Fake News Crackdown Starts At It’s Roots (The Daily Mail)

Good day. I’m sure we’re no stranger to the phenomenon of ‘fake news’ now- but as awareness of it rises, large companies and groups are starting to take the issue seriously, and are dealing with it in a refreshing and effective way.

Indeed, fake news has existed much longer than the term has, through sensationalist papers and magazines. Papers such as The Daily Mail have been criticized for years over their habit to blow things out of proportion– having produced titles over the years such as: “Send In An Army To Halt Migrant Invasion” and “Middle Class Children Have Better Genes […]”

Image result for daily mail headlines
Credit: you guess.

 

As I said before, papers such as The Daily Mail, and tabloids such as the Sun have been producing material like this this since the dawn of time- but finally as the fake news situation reaches it’s peak- people are deciding to put their foot down by starting with the papers themselves.

As of last week, Wikipedia made it very hard for people to use The Daily Mail as a source for pages on the site. According to editors of the site, a consensus has been established to not use T.D.M., especially when more reliable sources are available. They also said that they stood by this decision because of the paper’s reputation for ‘poor fact checking, sensationalism, and flat-out fabrication. This ban also includes the online version of the paper.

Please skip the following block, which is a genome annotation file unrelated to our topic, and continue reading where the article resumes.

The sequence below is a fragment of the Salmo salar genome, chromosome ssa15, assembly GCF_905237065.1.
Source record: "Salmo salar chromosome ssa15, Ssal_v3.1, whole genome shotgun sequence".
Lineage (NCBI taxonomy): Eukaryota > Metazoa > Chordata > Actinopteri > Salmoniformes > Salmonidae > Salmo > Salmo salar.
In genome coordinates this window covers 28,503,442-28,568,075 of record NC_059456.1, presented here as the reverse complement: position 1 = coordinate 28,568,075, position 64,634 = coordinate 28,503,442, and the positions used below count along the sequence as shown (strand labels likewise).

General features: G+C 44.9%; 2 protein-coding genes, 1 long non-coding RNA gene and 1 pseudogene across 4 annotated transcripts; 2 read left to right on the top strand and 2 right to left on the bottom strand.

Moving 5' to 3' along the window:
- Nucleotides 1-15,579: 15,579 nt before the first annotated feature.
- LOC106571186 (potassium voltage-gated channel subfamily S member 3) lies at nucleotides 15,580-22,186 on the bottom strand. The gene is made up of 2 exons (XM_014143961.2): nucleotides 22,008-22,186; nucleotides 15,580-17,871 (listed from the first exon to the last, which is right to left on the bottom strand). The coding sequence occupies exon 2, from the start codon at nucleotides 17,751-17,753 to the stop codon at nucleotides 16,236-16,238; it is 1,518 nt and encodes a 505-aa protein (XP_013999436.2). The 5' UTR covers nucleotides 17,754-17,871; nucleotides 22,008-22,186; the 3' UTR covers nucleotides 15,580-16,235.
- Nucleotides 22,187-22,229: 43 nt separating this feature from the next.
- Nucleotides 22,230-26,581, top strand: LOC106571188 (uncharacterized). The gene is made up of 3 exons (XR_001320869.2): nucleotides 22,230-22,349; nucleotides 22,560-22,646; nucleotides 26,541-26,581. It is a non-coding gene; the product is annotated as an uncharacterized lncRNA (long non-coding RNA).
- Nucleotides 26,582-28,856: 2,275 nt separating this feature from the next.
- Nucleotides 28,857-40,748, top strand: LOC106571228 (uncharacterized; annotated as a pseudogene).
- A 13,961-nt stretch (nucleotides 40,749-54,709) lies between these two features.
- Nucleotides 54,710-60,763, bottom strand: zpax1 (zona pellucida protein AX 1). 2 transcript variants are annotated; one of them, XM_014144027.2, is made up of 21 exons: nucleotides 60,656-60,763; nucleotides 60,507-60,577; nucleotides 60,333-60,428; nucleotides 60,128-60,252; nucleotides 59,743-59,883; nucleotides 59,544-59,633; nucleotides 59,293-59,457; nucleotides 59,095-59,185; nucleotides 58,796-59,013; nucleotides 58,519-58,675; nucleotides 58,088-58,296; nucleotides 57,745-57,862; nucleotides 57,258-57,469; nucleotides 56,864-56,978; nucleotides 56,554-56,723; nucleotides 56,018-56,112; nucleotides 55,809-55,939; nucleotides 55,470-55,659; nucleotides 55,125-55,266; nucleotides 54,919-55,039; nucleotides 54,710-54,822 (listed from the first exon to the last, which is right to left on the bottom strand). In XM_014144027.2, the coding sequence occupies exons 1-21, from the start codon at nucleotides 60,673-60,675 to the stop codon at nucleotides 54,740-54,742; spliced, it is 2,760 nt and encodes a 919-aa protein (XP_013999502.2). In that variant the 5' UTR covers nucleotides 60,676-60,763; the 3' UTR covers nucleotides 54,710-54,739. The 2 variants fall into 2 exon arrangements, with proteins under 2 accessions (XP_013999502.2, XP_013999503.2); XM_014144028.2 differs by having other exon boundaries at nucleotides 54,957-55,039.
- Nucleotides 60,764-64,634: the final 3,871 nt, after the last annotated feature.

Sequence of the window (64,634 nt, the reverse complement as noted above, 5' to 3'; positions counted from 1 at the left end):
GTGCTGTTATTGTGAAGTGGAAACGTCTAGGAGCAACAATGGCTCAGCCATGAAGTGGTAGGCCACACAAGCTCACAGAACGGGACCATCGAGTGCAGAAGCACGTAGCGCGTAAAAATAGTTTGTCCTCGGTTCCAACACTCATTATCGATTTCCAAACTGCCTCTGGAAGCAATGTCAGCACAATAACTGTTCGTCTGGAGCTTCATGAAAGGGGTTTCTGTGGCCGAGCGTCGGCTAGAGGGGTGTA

Image result for wikipedia page
Credit: Wikipedia

 

Last week also saw another paper with a reputation being banned from a certain place; Liverpool FC banned the Sun from reporting on it’s grounds– as a result of their coverage of the Hillsborough disaster- in which 96 fans were ‘unlawfully killed’ as the inquest last year found (BBC). The paper had already been boycotted (largely) around Liverpool as a result of their coverage of this close-to-home tragedy, and one member of the ‘Total Eclipse of the S*n’ group said- “We are delighted another institution has taken a stance against the Sun newspaper”.

Last week, Apple CEO Tim Cook shared his concerns about fake news with the Daily Telegraph and said (among other things) ‘some of the people that are winning are the people that spend their time trying to get the most clicks, not tell the most truth’. However, he or Apple have yet to produce a codified plan for this problem.

Image result for tim cook
Credit: Business Insider

 

This is a bold move for Wikipedia, and other groups should be following their example and ditching the papers which were reporting sensationalized content way before the internet even existed…

Thumbnail Credit: Typoretum

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